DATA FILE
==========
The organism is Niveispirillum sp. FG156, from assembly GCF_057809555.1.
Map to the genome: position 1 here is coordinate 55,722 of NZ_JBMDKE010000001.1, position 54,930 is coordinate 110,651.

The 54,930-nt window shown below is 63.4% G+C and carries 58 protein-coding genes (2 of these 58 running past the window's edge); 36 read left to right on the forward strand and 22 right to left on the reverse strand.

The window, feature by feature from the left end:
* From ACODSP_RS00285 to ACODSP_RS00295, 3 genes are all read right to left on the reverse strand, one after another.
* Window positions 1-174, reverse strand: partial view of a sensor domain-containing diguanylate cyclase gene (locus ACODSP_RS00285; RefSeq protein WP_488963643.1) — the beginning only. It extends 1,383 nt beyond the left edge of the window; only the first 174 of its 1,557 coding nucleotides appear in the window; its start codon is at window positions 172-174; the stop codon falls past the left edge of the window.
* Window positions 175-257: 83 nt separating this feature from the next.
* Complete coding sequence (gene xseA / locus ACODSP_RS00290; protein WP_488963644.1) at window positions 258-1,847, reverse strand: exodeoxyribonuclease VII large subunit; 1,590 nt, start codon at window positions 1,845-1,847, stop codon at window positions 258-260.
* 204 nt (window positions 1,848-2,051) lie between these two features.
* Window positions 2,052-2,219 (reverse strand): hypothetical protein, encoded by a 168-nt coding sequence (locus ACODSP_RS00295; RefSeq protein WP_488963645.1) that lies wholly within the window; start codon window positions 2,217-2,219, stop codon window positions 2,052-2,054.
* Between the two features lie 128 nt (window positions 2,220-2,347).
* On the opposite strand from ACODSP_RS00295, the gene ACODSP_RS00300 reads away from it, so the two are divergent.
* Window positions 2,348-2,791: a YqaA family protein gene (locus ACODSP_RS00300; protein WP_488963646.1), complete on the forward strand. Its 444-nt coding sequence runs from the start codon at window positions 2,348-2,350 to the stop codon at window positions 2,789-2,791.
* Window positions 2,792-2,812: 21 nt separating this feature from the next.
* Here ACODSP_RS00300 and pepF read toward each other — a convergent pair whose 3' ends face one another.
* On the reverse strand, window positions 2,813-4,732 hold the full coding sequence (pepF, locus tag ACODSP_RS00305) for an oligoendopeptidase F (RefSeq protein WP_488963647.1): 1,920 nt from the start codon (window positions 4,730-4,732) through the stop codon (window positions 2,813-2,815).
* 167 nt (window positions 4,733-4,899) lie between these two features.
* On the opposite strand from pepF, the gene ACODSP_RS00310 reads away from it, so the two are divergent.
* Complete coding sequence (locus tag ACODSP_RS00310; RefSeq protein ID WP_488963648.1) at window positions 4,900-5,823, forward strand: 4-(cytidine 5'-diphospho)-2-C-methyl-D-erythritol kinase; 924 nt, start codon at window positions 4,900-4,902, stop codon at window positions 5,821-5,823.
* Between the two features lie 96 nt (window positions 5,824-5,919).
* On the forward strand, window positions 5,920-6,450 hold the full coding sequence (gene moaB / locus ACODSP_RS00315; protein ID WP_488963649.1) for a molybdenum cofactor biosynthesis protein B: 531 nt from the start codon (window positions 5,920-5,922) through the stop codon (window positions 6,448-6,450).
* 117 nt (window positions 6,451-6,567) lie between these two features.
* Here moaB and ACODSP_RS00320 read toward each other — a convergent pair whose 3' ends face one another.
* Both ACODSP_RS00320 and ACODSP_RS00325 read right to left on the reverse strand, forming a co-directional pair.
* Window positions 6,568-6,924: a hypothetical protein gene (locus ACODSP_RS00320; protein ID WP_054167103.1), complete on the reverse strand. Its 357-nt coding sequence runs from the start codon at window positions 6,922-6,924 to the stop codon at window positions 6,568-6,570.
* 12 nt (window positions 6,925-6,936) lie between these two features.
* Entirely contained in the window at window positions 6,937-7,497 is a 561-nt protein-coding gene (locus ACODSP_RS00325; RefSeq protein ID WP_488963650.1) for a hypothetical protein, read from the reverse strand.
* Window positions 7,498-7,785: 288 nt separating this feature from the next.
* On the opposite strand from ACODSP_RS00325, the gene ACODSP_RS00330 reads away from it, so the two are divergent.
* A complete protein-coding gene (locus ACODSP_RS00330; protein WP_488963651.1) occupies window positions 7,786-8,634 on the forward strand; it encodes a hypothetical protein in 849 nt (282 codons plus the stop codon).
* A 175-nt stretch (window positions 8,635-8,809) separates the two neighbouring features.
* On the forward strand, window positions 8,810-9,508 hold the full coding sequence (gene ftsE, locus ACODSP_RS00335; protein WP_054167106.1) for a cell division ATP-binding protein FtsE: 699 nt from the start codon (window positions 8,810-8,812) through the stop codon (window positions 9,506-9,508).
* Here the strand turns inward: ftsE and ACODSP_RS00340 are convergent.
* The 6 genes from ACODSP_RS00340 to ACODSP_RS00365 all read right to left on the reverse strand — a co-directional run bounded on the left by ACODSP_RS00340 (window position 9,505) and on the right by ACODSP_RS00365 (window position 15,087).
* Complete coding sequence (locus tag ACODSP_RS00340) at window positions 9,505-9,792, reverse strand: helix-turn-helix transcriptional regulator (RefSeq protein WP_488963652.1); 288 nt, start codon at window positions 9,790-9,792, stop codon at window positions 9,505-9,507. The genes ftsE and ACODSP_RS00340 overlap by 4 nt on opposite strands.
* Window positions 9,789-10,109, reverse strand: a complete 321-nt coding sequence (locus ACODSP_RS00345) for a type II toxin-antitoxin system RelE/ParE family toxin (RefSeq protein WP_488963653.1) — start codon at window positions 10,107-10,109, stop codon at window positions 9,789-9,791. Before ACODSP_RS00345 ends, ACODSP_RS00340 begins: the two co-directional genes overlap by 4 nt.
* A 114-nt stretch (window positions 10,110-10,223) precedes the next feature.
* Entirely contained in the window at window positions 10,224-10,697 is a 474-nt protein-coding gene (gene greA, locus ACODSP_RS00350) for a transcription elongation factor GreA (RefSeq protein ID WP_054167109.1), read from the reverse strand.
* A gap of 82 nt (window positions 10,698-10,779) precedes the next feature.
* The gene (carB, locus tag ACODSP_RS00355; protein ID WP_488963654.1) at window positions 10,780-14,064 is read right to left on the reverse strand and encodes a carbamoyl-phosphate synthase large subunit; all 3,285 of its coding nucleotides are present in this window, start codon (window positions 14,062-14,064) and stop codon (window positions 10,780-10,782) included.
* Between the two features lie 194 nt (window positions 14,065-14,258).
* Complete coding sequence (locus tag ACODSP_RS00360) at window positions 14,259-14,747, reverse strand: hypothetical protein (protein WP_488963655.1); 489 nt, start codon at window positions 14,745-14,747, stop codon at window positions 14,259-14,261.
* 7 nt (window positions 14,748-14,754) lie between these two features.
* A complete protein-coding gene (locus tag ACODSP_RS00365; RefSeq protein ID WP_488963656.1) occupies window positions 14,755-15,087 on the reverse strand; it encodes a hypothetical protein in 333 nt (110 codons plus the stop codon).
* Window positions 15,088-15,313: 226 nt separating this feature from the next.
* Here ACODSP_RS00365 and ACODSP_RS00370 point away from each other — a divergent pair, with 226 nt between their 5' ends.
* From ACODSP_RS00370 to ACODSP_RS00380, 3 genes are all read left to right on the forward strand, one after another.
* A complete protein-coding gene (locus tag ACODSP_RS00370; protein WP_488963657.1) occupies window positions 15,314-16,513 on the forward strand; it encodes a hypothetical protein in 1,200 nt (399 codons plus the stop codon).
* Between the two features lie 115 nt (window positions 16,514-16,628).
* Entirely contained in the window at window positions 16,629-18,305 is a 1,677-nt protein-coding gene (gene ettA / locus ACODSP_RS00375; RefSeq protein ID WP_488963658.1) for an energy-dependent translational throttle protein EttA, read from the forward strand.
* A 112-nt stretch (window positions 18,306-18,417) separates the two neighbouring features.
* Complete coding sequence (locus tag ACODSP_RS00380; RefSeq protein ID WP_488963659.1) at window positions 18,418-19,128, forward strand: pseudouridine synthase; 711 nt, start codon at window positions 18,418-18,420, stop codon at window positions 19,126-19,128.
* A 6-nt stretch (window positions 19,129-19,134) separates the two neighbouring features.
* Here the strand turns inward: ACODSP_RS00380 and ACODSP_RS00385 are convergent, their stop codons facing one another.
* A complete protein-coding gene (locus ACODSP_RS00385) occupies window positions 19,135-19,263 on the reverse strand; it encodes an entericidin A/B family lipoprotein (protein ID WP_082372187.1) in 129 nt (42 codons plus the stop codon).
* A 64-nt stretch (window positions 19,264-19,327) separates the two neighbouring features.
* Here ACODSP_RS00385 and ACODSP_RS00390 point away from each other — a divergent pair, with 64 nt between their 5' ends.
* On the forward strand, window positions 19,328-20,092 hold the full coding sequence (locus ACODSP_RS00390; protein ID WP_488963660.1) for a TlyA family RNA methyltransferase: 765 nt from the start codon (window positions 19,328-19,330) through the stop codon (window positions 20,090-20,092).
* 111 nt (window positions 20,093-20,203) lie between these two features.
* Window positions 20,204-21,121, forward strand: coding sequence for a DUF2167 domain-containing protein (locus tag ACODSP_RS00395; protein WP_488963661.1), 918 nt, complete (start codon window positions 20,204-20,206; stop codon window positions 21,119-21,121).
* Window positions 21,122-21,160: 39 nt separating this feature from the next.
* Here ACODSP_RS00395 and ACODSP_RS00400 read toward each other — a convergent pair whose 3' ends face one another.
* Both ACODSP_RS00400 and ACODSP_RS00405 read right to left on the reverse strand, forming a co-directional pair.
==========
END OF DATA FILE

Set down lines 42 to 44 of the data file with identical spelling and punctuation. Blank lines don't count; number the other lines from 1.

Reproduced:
* Complete coding sequence (locus tag ACODSP_RS00360) at window positions 14,259-14,747, reverse strand: hypothetical protein (protein WP_488963655.1); 489 nt, start codon at window positions 14,745-14,747, stop codon at window positions 14,259-14,261.
* 7 nt (window positions 14,748-14,754) lie between these two features.
* A complete protein-coding gene (locus tag ACODSP_RS00365; RefSeq protein ID WP_488963656.1) occupies window positions 14,755-15,087 on the reverse strand; it encodes a hypothetical protein in 333 nt (110 codons plus the stop codon).